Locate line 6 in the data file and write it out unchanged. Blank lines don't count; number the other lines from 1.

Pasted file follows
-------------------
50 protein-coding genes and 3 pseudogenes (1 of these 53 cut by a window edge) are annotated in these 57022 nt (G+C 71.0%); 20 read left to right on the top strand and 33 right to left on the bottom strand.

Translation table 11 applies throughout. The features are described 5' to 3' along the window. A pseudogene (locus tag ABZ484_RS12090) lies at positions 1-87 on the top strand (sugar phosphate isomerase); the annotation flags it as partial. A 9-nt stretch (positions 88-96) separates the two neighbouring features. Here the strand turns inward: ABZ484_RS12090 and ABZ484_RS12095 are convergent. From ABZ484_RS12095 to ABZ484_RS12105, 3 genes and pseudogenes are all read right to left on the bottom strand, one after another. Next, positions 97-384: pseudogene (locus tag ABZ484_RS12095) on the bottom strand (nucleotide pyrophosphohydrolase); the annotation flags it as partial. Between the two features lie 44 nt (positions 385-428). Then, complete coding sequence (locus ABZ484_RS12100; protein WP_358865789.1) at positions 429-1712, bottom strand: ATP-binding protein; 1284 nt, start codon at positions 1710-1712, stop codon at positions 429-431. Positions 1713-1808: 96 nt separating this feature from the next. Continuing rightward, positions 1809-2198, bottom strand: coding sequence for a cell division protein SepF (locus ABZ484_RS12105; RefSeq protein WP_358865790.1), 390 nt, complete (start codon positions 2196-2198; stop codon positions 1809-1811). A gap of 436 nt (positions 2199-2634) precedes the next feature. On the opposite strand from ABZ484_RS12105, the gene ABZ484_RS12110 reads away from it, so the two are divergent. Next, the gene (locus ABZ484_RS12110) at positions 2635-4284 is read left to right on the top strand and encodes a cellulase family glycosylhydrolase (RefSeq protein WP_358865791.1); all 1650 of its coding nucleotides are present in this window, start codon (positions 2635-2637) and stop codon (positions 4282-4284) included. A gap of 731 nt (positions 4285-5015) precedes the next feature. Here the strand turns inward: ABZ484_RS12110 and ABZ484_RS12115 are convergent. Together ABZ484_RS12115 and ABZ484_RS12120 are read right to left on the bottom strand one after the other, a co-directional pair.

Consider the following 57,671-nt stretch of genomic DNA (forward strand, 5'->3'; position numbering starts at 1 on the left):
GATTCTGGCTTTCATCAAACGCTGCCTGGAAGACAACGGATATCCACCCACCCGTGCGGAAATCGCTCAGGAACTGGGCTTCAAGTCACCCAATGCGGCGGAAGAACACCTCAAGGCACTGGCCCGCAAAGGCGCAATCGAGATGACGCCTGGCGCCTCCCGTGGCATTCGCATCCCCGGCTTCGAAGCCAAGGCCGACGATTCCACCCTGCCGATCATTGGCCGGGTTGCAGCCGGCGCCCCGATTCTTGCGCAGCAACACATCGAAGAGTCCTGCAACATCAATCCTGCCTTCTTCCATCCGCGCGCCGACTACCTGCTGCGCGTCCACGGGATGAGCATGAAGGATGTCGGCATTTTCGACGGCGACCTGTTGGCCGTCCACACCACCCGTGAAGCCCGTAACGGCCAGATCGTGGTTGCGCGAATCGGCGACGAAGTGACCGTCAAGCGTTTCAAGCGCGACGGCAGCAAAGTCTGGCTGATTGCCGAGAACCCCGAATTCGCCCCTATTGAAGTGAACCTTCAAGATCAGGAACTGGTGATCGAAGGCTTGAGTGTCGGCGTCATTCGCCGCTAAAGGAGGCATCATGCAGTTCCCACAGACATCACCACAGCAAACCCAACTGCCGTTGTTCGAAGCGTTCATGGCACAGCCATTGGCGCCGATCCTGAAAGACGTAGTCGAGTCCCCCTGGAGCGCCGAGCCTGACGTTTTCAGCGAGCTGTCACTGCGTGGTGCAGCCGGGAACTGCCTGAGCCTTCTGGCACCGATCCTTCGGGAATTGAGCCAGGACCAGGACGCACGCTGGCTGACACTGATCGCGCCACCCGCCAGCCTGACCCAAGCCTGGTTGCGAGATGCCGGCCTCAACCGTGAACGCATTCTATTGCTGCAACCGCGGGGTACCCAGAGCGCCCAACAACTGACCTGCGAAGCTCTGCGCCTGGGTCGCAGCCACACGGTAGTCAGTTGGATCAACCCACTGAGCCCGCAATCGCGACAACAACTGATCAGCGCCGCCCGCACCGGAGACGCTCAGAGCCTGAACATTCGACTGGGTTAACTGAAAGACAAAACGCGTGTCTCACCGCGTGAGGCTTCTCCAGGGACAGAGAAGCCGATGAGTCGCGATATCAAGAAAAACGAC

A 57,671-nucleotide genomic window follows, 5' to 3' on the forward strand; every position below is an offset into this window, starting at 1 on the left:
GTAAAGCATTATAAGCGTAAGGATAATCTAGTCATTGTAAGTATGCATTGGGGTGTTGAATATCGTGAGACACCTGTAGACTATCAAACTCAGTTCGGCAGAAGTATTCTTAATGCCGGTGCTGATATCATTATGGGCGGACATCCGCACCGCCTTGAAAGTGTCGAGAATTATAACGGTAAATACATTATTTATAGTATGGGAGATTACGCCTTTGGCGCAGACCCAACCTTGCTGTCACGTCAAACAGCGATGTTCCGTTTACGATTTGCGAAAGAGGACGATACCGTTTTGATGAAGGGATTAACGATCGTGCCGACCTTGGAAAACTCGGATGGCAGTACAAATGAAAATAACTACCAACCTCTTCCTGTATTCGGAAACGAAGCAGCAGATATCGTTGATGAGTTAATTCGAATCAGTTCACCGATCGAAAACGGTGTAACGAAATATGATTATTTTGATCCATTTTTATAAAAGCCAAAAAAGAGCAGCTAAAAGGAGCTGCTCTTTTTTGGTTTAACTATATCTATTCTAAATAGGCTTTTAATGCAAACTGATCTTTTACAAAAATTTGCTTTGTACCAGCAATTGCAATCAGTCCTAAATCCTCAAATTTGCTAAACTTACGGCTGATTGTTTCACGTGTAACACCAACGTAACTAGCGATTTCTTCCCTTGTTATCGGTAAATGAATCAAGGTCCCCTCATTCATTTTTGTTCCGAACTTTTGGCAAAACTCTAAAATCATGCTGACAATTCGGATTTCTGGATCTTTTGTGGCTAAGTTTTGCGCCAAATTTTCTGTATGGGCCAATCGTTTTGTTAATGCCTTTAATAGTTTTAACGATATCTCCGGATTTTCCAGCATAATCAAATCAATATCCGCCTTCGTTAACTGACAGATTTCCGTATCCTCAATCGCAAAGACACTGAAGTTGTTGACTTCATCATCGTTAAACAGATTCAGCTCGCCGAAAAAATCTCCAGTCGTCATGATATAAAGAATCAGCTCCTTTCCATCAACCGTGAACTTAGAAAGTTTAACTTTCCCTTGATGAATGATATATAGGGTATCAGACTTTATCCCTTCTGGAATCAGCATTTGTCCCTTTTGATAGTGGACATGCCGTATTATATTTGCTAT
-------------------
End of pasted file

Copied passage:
GTAAAGCATTATAAGCGTAAGGATAATCTAGTCATTGTAAGTATGCATTGGGGTGTTGAATATCGTGAGACACCTGTAGACTATCAAACTCAGTTCGGCAGAAGTATTCTTAATGCCGGTGCTGATATCATTATGGGCGGACATCCGCACCGCCTTGAAAGTGTCGAGAATTATAACGGTAAATACATTATTTATAGTATGGGAGATTACGCCTTTGGCGCAGACCCAACCTTGCTGTCACGTCAAACAGCGATGTTCCGTTTACGATTTGCGAAAGAGGACGATACCGTTTTGATGAAGGGATTAACGATCGTGCCGACCTTGGAAAACTCGGATGGCAGTACAAATGAAAATAACTACCAACCTCTTCCTGTATTCGGAAACGAAGCAGCAGATATCGTTGATGAGTTAATTCGAATCAGTTCACCGATCGAAAACGGTGTAACGAAATATGATTATTTTGATCCATTTTTATAAAAGCCAAAAAAGAGCAGCTAAAAGGAGCTGCTCTTTTTTGGTTTAACTATATCTATTCTAAATAGGCTTTTAATGCAAACTGATCTTTTACAAAAATTTGCTTTGTACCAGCAATTGCAATCAGTCCTAAATCCTCAAATTTGCTAAACTTACGGCTGATTGTTTCACGTGTAACACCAACGTAACTAGCGATTTCTTCCCTTGTTATCGGTAAATGAATCAAGGTCCCCTCATTCATTTTTGTTCCGAACTTTTGGCAAAACTCTAAAATCATGCTGACAATTCGGATTTCTGGATCTTTTGTGGCTAAGTTTTGCGCCAAATTTTCTGTATGGGCCAATCGTTTTGTTAATGCCTTTAATAGTTTTAACGATATCTCCGGATTTTCCAGCATAATCAAATCAATATCCGCCTTCGTTAACTGACAGATTTCCGTATCCTCAATCGCAAAGACACTGAAGTTGTTGACTTCATCATCGTTAAACAGATTCAGCTCGCCGAAAAAATCTCCAGTCGTCATGATATAAAGAATCAGCTCCTTTCCATCAACCGTGAACTTAGAAAGTTTAACTTTCCCTTGATGAATGATATATAGGGTATCAGACTTTATCCCTTCTGGAATCAGCATTTGTCCCTTTTGATAGTGGACATGCCGTATTATATTTGCTAT